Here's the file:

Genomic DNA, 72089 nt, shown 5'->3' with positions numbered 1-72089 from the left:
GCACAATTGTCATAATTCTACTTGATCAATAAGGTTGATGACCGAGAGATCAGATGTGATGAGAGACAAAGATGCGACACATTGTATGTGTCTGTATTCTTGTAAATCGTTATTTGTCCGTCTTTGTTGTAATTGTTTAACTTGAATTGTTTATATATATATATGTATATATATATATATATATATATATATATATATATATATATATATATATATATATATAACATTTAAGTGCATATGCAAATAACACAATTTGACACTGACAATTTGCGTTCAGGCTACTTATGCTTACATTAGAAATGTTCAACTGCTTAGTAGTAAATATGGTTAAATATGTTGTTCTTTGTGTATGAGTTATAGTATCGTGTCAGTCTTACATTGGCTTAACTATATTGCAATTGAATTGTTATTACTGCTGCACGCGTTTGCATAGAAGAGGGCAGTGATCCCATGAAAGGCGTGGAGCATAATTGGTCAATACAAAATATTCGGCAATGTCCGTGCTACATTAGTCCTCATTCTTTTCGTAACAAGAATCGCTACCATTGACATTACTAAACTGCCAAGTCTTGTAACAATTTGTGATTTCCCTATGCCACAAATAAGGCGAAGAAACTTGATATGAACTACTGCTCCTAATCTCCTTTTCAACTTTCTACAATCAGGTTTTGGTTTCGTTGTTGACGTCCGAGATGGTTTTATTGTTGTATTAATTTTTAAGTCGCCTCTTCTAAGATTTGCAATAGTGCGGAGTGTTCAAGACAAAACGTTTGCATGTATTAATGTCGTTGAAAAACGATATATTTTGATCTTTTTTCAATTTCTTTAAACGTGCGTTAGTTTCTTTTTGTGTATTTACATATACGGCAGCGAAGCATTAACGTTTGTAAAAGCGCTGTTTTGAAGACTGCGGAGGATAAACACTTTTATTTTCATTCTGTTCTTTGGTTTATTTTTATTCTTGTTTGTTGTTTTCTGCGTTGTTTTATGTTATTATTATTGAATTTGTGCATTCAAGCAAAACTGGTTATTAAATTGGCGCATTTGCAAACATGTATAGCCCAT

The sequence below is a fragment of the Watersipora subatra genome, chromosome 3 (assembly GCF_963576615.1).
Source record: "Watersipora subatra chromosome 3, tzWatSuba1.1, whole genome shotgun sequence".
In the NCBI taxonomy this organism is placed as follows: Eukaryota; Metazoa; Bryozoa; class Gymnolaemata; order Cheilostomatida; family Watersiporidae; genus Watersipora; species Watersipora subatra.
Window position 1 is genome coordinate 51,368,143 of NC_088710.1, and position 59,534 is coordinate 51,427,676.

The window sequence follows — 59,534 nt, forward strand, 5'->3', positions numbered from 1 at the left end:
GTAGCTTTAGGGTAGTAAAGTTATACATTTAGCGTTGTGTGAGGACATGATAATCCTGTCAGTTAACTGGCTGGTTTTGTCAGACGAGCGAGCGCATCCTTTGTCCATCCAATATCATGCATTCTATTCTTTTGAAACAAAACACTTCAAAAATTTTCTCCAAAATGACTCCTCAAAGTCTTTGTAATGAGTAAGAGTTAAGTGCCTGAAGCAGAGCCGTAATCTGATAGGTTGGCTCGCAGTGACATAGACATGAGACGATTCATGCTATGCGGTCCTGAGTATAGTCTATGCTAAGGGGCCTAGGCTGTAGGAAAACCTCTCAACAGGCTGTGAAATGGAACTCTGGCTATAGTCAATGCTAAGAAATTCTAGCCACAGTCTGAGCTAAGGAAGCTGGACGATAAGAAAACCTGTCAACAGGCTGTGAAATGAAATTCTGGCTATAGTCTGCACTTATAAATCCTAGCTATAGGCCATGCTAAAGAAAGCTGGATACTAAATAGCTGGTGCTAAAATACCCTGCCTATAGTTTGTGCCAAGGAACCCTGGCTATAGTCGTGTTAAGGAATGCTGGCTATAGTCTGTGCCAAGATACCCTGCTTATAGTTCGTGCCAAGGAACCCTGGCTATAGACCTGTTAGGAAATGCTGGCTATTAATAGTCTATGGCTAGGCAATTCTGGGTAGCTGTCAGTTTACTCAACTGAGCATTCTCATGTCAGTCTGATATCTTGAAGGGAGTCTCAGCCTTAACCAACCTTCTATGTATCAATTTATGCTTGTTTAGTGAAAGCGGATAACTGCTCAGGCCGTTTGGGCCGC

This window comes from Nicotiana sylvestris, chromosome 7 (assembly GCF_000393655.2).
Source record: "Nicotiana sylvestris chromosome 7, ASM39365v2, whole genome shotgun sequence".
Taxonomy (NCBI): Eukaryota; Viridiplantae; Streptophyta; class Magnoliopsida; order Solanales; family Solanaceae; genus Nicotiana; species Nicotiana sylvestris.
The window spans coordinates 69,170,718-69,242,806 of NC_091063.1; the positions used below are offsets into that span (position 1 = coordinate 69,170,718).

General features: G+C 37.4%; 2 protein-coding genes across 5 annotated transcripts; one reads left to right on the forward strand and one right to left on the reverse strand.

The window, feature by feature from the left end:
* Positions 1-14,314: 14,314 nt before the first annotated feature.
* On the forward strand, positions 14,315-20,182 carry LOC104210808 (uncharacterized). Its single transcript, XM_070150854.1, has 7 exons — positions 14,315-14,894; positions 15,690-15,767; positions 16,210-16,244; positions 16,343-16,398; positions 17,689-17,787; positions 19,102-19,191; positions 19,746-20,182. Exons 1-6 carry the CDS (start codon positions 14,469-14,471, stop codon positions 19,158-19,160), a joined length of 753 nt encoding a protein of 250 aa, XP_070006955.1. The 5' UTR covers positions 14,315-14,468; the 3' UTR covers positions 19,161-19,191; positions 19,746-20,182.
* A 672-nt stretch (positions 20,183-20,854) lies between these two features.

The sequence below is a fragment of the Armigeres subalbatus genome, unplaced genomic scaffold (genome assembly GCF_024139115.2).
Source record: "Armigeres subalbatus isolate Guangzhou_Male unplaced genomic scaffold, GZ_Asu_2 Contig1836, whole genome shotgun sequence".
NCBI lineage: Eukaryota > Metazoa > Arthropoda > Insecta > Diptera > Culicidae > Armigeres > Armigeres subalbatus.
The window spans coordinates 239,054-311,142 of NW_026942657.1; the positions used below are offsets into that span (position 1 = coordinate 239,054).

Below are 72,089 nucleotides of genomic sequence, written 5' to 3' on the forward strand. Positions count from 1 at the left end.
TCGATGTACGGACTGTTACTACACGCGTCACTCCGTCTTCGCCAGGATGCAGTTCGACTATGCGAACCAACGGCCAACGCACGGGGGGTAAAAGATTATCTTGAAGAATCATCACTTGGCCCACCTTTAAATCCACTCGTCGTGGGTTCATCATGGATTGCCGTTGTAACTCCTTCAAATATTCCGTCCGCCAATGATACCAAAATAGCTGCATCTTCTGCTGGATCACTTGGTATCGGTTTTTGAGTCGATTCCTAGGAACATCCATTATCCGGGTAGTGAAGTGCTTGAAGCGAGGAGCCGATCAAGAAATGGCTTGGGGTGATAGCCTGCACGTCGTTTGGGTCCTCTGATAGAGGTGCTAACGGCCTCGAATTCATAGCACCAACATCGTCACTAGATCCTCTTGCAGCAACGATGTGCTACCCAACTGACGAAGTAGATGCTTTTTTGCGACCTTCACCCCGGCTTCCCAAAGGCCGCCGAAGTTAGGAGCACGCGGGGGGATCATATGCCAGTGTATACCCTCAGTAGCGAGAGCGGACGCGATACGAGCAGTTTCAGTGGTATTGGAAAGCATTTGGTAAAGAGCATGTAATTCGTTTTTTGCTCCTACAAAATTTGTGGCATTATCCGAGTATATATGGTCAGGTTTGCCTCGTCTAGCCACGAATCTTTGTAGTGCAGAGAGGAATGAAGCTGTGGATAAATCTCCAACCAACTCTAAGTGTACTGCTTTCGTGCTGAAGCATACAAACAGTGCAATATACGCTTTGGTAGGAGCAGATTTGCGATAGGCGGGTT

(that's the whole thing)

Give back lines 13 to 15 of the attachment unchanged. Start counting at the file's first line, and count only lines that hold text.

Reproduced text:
General features: G+C 37.4%; 2 protein-coding genes across 5 annotated transcripts; one reads left to right on the forward strand and one right to left on the reverse strand.

The window, feature by feature from the left end:
* Positions 1-14,314: 14,314 nt before the first annotated feature.